The Lobbying (Scotland) Bill was introduced into the Scottish Parliament by the Scottish Government on 29 October last year. The stated objective of the Bill is to increase public transparency of contacts between lobbying organisations and elected MSPs, by introducing a register of lobbyists to include those who engage directly with MSPs and with Scottish Ministers. The new rules will capture everyone from professional lobbyists to charities who have regular contact with elected representatives, with some in the third sector raising concerns that the Bill may discourage legitimate engagement with decision-makers.

The Bill is the product of an inquiry into lobbying, conducted by the Scottish Parliament’s Standards, Procedures and Public Appointments Committee just over two years ago. While the Committee concluded that there was no evidence of inappropriate lobbying in Scotland, it recommended a lobbying register as a deterrent from any future unseemly activity. However, the Committee also recognised the need to ensure that regulation of lobbying should not have an inhibiting effect on engagement with the Parliament or the Government.

The Bill seeks to strike the right balance between the principles of openness and accessibility in public governance with the need to enhance transparency of contacts between elected members and lobbying organisations. It seeks to introduce a register requiring those engaged in paid lobbying activities to register. There is voluntary registration for those not engaged in regulated (i.e. paid) lobbying.

However, the Bill has attracted criticism from both angles. Transparency campaigners say it fell short of the goal of full transparency, as it does not catch lobbying of senior civil servants, special advisers and senior officials of government agencies. This is in contrast to the equivalent UK legislation, the Transparency of Lobbying, Non-Party Campaigning and Trade Union Administration Act 2014, which applies to “consultant lobbying” activities undertaken with UK Government Ministers and senior civil servants.

The Bill also restricts the scope of regulated lobbying activities to face to face communications with elected members; other forms of communication between lobbyists and members are not struck at by the new rules. This narrow approach is at odds with prevailing public opinion; a YouGov survey conducted at the start of January suggested that up to two thirds of voters believe that meetings, emails and telephone calls between politicians and lobbyists should be catalogued.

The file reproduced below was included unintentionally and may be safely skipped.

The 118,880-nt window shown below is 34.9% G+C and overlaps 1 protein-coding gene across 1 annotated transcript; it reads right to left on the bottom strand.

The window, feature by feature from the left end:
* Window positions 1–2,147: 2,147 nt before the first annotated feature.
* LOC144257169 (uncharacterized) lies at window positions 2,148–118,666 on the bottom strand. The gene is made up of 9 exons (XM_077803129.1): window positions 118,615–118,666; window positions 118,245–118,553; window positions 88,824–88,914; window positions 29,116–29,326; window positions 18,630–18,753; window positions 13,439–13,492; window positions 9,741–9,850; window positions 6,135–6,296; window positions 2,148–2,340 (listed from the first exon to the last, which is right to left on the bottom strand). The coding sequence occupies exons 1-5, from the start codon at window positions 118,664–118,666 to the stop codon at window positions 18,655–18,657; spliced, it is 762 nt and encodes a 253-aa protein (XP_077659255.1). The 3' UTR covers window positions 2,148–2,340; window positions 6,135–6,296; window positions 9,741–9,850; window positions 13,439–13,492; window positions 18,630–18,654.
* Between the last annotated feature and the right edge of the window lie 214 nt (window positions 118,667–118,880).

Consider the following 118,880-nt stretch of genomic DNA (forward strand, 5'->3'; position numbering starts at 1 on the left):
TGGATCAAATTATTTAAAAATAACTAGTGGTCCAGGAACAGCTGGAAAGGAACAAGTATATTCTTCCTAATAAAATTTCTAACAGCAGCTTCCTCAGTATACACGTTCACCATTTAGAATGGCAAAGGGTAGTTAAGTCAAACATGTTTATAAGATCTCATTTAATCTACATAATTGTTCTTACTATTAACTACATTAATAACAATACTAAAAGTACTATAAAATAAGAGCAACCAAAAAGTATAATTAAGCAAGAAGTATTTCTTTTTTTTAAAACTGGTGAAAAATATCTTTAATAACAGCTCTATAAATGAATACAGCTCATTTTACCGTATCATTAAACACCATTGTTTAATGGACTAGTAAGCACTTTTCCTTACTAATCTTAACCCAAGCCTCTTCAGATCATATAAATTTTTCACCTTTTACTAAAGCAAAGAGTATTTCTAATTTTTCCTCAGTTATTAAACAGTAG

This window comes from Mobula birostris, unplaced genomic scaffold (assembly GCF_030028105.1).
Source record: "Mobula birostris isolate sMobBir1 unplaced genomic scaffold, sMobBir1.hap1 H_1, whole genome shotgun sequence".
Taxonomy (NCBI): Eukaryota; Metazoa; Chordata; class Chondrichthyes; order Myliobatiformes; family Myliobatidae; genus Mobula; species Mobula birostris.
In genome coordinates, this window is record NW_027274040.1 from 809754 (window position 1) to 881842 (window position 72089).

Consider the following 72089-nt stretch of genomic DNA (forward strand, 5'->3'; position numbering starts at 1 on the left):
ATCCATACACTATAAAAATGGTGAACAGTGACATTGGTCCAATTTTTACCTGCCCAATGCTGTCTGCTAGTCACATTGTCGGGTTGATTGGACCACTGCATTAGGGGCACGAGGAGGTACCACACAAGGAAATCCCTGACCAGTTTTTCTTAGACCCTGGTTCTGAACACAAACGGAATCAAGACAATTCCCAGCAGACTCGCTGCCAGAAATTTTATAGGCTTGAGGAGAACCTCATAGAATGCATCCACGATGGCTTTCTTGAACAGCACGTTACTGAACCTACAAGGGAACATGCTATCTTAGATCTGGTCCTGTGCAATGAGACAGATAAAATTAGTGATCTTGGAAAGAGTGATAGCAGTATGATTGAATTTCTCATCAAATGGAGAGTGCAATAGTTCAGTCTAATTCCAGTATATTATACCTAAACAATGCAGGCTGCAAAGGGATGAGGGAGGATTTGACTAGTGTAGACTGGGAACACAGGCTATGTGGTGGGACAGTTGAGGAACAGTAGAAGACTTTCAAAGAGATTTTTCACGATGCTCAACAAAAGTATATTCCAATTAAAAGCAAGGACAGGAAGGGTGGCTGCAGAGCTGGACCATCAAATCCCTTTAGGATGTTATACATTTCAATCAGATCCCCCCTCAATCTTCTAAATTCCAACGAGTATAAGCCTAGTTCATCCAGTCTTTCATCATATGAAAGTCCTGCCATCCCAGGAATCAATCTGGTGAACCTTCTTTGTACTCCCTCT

By contrast, there are concerns in the third sector that the Bill may be too far-reaching in practice, affecting not only professional lobbyist groups but potentially also charitable organisations. The Scottish Council for Voluntary Organisations has expressed dissatisfaction with some elements of the Bill as failing to deliver the “light touch” approach envisaged by the Committee, and so creating an undue bureaucratic burden for third sector organisations. The SCVO also called for the responsibility of transparency to be shared by elected members and civil servants, rather than it falling on the shoulders of lobbyists alone. Some charities have also complained that restricting the Bill to paid lobbying services will create inconsistent registration requirements for consultants / employees when compared to volunteers.

The Scottish Parliament agreed the general principles of the Bill at the stage 1 debate on 7 January meaning the Bill will now be reviewed in detail by the Standards, Procedures and Public Appointments Committee.

The Scottish Government has recently responded to the Committee’s stage 1 recommendations by announcing plans to amend the Bill, including to make the legislation subject to a two-year review, extend the registration requirement to cover lobbying of special advisers as well as ministers, and widen the definition of lobbying to include video conferencing as well as direct face-to-face communication. These amendments may go at least some way to addressing campaigners’ concerns about the Bill’s scope, while the hope will be that the review period will give an opportunity to assess whether charities’ fears of a chilling effect on campaigning are borne out in practice.